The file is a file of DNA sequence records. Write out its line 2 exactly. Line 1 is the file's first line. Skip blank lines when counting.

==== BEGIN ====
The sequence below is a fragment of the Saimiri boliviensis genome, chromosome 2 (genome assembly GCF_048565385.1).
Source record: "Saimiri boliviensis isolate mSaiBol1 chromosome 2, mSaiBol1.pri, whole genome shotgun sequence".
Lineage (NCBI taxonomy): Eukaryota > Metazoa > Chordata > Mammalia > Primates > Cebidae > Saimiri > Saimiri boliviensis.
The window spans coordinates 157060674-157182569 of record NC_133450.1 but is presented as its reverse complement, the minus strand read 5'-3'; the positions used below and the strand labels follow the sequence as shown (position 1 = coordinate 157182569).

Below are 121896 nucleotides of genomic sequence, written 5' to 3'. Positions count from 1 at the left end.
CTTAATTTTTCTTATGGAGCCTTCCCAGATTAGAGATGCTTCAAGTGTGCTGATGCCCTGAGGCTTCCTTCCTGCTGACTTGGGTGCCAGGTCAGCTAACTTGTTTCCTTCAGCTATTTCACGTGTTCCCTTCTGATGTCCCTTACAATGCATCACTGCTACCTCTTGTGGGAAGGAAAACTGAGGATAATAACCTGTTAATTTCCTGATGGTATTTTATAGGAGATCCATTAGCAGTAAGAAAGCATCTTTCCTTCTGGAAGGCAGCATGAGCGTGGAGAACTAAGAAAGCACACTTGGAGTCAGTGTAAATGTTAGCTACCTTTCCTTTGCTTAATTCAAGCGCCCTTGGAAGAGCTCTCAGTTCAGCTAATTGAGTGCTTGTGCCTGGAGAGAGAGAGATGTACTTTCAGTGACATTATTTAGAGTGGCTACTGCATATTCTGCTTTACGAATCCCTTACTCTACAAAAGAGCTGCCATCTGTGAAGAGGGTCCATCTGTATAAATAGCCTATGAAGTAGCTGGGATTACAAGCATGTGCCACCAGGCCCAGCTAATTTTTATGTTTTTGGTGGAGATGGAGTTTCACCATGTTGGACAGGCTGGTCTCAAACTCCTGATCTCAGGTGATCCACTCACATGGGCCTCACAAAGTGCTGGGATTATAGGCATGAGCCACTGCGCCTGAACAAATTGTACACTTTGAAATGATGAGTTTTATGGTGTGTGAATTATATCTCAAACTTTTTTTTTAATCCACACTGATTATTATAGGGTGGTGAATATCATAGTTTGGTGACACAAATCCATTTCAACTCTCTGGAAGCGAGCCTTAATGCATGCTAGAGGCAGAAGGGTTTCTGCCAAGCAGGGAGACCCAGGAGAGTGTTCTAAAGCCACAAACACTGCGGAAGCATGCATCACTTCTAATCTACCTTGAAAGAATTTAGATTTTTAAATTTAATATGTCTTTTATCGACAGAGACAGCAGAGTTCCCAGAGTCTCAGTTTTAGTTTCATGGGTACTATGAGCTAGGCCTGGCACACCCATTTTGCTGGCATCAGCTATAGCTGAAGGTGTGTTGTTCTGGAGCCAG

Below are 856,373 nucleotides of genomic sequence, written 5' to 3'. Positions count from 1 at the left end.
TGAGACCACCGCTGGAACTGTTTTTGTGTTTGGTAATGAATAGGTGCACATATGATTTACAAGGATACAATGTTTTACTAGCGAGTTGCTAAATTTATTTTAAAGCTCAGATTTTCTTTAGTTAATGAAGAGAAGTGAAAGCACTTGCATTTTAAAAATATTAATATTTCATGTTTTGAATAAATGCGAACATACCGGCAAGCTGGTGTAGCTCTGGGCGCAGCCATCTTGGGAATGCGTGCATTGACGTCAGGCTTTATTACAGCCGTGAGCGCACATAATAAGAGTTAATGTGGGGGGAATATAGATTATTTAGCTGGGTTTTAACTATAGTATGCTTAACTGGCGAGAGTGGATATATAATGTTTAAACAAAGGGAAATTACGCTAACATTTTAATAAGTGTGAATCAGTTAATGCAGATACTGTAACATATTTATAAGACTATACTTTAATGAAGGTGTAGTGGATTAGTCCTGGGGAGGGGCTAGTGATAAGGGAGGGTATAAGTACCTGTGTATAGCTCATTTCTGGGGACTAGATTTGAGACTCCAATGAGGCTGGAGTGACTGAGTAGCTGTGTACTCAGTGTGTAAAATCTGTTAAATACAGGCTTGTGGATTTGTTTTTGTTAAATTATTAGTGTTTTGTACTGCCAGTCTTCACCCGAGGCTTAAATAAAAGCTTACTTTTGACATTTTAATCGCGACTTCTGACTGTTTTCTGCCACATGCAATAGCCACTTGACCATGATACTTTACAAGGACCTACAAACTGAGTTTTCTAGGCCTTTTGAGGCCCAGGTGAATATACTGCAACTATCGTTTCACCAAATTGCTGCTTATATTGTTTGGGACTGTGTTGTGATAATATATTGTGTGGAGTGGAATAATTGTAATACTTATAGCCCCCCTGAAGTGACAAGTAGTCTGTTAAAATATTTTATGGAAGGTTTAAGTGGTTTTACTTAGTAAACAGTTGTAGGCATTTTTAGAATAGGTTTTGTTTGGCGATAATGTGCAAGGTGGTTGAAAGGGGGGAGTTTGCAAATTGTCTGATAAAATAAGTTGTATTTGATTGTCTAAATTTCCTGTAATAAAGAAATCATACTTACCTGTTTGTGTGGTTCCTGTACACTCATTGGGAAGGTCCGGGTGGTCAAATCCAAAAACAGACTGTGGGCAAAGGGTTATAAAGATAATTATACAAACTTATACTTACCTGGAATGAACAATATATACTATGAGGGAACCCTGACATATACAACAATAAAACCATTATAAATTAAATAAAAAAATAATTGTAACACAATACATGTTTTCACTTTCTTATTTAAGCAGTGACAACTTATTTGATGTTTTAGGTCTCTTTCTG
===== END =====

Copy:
Source record: "Saimiri boliviensis isolate mSaiBol1 chromosome 2, mSaiBol1.pri, whole genome shotgun sequence".